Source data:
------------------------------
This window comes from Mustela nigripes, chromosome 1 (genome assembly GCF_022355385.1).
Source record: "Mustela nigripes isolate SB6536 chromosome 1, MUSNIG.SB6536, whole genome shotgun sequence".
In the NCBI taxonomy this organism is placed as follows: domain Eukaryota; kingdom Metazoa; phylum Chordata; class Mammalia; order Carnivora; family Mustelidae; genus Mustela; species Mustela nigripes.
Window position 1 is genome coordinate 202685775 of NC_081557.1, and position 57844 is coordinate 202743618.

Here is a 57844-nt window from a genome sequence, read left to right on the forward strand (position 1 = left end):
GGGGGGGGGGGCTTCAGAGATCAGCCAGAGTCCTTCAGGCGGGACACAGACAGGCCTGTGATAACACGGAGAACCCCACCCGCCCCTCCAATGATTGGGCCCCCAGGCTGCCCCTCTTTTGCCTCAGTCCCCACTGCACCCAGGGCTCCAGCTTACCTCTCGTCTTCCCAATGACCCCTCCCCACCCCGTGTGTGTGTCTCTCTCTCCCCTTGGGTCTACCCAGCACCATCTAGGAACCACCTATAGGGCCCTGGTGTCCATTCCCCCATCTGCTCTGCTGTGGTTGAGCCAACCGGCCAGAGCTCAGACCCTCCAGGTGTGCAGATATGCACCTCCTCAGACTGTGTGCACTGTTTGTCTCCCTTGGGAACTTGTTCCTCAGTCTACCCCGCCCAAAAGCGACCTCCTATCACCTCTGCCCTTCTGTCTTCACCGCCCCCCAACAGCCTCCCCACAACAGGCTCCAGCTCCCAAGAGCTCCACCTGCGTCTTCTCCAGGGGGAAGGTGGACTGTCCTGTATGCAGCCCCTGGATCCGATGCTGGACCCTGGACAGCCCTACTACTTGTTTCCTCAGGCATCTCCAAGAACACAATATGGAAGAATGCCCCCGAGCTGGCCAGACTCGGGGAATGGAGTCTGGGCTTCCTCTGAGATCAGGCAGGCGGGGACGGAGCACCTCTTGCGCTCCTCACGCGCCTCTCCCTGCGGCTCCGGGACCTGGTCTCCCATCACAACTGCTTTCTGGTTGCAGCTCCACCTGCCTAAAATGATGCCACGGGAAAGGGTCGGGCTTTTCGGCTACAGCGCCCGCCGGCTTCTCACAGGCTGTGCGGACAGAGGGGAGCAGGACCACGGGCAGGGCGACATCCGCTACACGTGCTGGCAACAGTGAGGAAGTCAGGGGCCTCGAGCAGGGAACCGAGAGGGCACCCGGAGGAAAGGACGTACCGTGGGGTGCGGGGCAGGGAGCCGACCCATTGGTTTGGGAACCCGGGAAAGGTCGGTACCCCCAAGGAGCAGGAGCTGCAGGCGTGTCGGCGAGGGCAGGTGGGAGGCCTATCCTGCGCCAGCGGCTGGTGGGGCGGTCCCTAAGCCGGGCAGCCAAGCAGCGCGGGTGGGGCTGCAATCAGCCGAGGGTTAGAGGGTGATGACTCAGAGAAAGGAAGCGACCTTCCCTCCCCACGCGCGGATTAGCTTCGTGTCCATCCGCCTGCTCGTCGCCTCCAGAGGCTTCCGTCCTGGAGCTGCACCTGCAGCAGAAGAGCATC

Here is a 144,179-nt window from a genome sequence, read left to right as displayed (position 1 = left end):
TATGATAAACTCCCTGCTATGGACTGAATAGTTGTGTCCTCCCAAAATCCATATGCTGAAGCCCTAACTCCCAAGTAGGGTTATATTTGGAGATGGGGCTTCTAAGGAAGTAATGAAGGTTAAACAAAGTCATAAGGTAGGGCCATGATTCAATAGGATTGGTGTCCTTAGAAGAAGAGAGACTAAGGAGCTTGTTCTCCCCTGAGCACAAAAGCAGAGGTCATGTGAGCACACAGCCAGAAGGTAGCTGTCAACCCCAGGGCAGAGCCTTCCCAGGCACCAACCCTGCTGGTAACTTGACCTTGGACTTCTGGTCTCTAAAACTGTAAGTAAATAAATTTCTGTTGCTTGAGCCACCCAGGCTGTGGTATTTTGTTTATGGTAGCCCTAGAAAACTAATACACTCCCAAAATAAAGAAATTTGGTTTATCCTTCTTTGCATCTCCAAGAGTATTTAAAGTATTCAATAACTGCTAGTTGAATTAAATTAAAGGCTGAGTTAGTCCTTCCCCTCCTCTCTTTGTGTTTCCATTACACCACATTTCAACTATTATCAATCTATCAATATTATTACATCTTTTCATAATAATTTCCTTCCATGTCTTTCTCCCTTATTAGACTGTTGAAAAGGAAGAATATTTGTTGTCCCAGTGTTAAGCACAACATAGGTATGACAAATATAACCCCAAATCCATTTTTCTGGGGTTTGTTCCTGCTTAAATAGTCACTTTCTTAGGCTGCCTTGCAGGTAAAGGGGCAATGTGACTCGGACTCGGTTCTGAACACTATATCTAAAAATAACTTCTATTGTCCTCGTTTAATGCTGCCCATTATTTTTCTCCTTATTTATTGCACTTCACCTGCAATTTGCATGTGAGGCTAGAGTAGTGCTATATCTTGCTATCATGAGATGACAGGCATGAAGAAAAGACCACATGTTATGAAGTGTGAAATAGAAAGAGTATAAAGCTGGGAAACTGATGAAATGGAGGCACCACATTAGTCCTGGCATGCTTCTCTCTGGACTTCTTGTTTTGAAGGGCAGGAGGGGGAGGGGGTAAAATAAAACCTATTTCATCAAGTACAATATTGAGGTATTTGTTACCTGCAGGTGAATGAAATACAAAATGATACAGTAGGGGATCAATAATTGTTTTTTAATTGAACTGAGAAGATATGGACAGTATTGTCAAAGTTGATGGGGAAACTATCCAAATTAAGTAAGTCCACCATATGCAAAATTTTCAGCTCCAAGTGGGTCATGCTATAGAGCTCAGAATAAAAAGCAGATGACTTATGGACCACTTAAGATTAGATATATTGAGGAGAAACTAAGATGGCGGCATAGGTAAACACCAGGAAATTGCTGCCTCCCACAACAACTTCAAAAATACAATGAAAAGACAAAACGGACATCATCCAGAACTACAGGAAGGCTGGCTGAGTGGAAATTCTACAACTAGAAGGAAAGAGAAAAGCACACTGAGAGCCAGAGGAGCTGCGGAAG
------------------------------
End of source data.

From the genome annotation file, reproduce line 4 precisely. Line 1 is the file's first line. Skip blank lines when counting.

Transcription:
Window position 1 is genome coordinate 202685775 of NC_081557.1, and position 57844 is coordinate 202743618.